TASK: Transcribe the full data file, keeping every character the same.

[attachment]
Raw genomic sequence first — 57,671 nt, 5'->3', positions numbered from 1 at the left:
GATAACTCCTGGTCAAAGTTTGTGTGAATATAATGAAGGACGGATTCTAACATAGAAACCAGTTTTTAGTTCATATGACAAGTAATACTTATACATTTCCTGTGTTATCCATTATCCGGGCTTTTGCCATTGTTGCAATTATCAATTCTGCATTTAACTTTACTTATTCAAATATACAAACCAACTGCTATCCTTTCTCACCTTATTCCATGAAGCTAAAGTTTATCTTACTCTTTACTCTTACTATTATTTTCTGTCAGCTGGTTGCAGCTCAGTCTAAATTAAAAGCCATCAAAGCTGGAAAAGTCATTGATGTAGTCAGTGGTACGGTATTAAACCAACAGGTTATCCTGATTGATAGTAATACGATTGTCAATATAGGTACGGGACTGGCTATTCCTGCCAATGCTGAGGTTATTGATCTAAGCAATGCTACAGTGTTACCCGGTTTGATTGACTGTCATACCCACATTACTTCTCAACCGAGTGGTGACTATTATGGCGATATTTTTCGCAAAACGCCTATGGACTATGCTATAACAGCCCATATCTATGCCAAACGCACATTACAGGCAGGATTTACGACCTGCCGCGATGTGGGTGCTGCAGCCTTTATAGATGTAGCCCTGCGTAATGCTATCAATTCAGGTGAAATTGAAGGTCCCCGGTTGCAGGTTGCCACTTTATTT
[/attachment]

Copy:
Raw genomic sequence first — 57,671 nt, 5'->3', positions numbered from 1 at the left:
GATAACTCCTGGTCAAAGTTTGTGTGAATATAATGAAGGACGGATTCTAACATAGAAACCAGTTTTTAGTTCATATGACAAGTAATACTTATACATTTCCTGTGTTATCCATTATCCGGGCTTTTGCCATTGTTGCAATTATCAATTCTGCATTTAACTTTACTTATTCAAATATACAAACCAACTGCTATCCTTTCTCACCTTATTCCATGAAGCTAAAGTTTATCTTACTCTTTACTCTTACTATTATTTTCTGTCAGCTGGTTGCAGCTCAGTCTAAATTAAAAGCCATCAAAGCTGGAAAAGTCATTGATGTAGTCAGTGGTACGGTATTAAACCAACAGGTTATCCTGATTGATAGTAATACGATTGTCAATATAGGTACGGGACTGGCTATTCCTGCCAATGCTGAGGTTATTGATCTAAGCAATGCTACAGTGTTACCCGGTTTGATTGACTGTCATACCCACATTACTTCTCAACCGAGTGGTGACTATTATGGCGATATTTTTCGCAAAACGCCTATGGACTATGCTATAACAGCCCATATCTATGCCAAACGCACATTACAGGCAGGATTTACGACCTGCCGCGATGTGGGTGCTGCAGCCTTTATAGATGTAGCCCTGCGTAATGCTATCAATTCAGGTGAAATTGAAGGTCCCCGGTTGCAGGTTGCCACTTTATTT